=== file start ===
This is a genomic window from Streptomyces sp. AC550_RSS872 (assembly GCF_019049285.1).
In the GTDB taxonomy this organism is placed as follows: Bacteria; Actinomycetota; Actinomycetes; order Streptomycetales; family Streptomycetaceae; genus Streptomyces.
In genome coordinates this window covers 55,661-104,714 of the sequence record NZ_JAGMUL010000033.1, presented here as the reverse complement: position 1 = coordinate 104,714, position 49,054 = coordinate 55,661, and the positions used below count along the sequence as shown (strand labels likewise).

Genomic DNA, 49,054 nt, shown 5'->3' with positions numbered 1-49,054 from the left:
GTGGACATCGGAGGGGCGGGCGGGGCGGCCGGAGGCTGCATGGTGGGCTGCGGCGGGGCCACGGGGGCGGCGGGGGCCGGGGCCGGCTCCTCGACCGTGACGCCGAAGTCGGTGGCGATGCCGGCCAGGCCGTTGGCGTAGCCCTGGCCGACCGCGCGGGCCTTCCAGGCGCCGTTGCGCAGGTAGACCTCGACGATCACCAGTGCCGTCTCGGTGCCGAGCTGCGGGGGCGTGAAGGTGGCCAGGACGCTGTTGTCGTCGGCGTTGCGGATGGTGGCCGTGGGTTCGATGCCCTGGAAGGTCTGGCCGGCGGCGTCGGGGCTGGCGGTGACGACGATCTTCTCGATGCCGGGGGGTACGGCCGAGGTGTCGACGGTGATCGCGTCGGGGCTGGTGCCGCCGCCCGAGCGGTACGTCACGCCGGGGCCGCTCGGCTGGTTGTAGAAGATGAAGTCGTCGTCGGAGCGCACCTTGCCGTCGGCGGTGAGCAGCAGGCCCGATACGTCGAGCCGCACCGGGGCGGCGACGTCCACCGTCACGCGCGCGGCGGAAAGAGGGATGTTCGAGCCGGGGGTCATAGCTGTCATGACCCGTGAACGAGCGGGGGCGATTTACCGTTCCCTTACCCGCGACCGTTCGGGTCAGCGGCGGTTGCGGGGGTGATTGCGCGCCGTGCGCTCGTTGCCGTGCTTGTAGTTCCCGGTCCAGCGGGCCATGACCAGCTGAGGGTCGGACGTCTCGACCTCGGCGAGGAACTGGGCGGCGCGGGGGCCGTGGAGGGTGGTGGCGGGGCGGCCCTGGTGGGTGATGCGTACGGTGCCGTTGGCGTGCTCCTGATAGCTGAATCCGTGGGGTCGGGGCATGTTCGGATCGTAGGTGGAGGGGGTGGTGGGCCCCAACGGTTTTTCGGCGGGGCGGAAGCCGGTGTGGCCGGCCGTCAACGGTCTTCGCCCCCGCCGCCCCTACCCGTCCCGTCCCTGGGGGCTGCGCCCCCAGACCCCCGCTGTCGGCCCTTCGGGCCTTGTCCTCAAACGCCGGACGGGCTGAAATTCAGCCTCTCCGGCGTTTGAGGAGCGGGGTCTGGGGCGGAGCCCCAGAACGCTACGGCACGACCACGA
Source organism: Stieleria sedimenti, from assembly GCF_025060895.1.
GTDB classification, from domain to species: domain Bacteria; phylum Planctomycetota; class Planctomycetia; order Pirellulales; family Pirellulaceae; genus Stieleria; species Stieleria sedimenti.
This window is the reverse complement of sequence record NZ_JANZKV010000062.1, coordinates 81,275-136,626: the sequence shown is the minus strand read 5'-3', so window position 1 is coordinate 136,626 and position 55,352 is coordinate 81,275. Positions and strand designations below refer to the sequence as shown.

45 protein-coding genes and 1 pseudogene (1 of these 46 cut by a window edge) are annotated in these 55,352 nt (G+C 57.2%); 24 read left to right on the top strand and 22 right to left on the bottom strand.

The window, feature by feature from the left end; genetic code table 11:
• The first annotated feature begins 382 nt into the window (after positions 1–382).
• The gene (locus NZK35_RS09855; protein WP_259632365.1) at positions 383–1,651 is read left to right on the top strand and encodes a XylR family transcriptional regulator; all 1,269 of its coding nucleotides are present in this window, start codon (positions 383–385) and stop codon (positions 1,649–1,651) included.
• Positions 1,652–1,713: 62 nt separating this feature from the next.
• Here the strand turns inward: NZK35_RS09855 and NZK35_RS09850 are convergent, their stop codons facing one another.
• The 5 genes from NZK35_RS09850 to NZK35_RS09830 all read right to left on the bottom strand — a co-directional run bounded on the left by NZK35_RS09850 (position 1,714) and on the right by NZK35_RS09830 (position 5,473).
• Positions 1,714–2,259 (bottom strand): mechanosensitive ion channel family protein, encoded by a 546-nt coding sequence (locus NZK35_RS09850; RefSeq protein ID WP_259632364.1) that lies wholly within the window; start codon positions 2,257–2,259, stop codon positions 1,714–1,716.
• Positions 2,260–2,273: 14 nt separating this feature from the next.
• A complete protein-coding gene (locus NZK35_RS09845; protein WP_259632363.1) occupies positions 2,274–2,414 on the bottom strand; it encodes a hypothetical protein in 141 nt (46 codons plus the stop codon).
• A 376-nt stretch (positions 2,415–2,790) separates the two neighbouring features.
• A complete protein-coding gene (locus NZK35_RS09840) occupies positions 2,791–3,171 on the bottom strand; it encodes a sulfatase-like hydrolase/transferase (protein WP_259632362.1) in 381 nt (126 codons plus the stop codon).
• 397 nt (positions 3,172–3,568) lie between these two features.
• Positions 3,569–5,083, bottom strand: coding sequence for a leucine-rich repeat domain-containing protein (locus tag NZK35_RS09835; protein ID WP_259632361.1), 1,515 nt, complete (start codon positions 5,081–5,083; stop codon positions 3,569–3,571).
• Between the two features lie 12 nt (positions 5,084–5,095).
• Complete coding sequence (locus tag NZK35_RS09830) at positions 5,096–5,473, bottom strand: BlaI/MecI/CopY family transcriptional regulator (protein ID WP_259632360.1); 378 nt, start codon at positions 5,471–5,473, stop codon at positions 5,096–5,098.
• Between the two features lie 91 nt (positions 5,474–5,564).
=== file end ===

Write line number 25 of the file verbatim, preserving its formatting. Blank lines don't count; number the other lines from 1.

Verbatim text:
• Between the two features lie 91 nt (positions 5,474–5,564).